Lyre Conservation Area

Restoration Update Spring 2023:

Notice black tarps in the meadow near the beach at the Lyre Conservation Area? Please let them be – this is prairie creation in progress! Temporary fencing has also been placed around sensitive prairie plants to help support their revegetation. Please stay on trail in these areas to support prairie restoration efforts! Click here to learn more.


The Lyre Conservation Area is located on the traditional and ancestral lands of the indigenous S’Klallam and Makah people, who have lived on the North Olympic Peninsula since time immemorial and who continue to lead in environmental stewardship. Read our full Land Acknowledgement here.

The Lyre Conservation Area is a 280-acre property just east of the Lyre River on the Strait of Juan de Fuca. This Conservation Area features the estuary at the mouth of the Lyre River, streams, tide-flats, kelp beds and a ½ mile of Strait of Juan de Fuca shoreline. It also includes a large diverse upland forest as well as excellent habitat for salmon and a variety of migratory and resident birds and wildlife. Just 20 miles west of Port Angeles, it is an ideal spot for non-motorized daytime activities like bird and wildlife viewing, surfing, picnicking, fishing and beach walking. With responsible use, this phenomenal conservation area will provide habitat protection and recreational access for generations to come.


General Info

Enjoy during daylight hours.

Dogs welcome on leash, please pack out waste.

This is a multi-use trail – pedestrians, bikes, horses, mobility devices for disability access, and e-bikes are welcome. Other unauthorized motor vehicles are not allowed. Please maintain safe speeds under 10 mph, share the trail, and yield to slower trail users.

Pack out all garbage you pack in.

Fishing is welcome in accordance with WDFW regulations.

No fires, hunting, target practice, or overnight camping.

Please use caution – enjoy at your own risk.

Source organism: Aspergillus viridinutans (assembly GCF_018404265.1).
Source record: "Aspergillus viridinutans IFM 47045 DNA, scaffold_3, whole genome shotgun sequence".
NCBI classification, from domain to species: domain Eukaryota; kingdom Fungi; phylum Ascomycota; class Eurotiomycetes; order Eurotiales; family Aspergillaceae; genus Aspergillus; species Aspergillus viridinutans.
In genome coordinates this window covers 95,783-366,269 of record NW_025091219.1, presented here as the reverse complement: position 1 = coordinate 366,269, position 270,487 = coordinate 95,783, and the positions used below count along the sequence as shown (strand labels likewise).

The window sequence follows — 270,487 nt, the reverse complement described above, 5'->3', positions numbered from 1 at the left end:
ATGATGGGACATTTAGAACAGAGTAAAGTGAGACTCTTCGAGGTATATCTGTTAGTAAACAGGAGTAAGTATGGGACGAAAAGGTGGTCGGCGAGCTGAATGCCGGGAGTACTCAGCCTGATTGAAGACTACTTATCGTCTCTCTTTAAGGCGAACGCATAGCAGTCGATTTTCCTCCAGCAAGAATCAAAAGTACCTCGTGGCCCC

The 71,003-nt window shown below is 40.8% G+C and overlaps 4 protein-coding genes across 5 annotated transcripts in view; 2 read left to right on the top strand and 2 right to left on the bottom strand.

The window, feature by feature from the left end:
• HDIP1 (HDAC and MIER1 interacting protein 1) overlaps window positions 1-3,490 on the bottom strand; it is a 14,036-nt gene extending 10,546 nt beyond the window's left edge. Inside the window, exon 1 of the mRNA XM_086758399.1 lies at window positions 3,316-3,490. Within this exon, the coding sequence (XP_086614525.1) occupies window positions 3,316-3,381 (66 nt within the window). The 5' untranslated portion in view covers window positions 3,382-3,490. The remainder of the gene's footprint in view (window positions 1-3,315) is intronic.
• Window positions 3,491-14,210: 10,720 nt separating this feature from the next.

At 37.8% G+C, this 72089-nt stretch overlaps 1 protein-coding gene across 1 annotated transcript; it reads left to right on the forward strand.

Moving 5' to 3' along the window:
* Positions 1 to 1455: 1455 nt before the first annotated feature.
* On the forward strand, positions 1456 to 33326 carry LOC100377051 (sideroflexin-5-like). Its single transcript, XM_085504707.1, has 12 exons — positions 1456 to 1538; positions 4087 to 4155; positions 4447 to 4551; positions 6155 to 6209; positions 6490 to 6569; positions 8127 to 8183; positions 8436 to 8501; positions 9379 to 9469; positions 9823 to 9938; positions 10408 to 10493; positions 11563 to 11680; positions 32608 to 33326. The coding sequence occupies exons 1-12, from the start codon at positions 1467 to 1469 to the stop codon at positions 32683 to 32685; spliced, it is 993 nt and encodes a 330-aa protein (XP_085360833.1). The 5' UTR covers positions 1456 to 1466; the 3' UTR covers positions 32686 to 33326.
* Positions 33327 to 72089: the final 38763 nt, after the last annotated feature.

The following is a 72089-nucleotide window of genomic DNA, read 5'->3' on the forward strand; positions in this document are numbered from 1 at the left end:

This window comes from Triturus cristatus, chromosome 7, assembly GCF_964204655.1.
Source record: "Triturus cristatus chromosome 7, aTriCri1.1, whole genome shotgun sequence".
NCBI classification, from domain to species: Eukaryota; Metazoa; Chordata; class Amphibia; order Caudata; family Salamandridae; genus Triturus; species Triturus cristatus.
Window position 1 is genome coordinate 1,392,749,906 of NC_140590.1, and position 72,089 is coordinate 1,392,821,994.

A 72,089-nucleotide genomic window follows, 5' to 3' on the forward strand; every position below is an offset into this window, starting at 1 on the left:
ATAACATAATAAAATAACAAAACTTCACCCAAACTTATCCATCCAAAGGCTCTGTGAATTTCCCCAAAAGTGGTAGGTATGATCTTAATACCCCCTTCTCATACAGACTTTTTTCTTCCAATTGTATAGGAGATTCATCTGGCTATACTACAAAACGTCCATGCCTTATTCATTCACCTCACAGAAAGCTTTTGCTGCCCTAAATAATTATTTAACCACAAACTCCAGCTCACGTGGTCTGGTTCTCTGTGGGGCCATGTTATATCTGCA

Trail Info

The main trail is mostly flat, wide, and gravel. It’s about 2 miles to the beach and back with 250 feet of elevation gain and one steep downhill. 0.7 miles of other trails meander through the forest.

Amenities

3 benches, 2 picnic tables, and a porta-potty. A bike rack is available near the beach. No trash cans – please pack out waste!


What to Expect When You Arrive

Two parking areas have been established near the end of Reynold Rd. The conservation area is NOT accessible from other local roads, including East Lyre River Rd and West Lyre River Rd. Please respect neighboring private properties.

Thanks to the Olympic Peninsula Chapter of the Surfrider Foundation there’s a Sanican at the Conservation Area.

Printable maps of the property are available here.

Click here to download a brochure.

Learn more about the history of history of the property here.


Thank you to our Partners

This community conservation area was made possible through the efforts of the Land Trust and local partners to secure grant funding provided by the State of Washington’s Puget Sound Acquisition and Restoration fund, Marine Shoreline Protection fund, Estuary and Salmon Restoration Program, general North Olympic Land Trust funds, and a generous donation from the prior owner for the ongoing care of the land.   Critical partners include the North Olympic Peninsula Lead Entity, Washington Department of Fish and Wildlife, the Puget Sound Partnership, the Lower Elwha Klallam Tribe, and the Makah Tribe.

To read more about the purchase of the property, click here.


A Tour of the Lyre Conservation Area


Getting There

Driving Directions

From Port Angeles, drive approximately 3 miles west on Hwy 101, then turn right onto Hwy 112. Drive approximately 14 miles. Turn right on Reynold Rd and drive less than a half mile to a small parking area.

After you park, walk north on the road until you come to two locked gates.  To get to the beach you will want to turn left at the two gates and walk west down the road for about 1 mile.

Transit Directions

The Clallam Transit 10-Joyce Route stops at the intersection of WA-112 and East Lyre River Road, which is just a short walk from the property.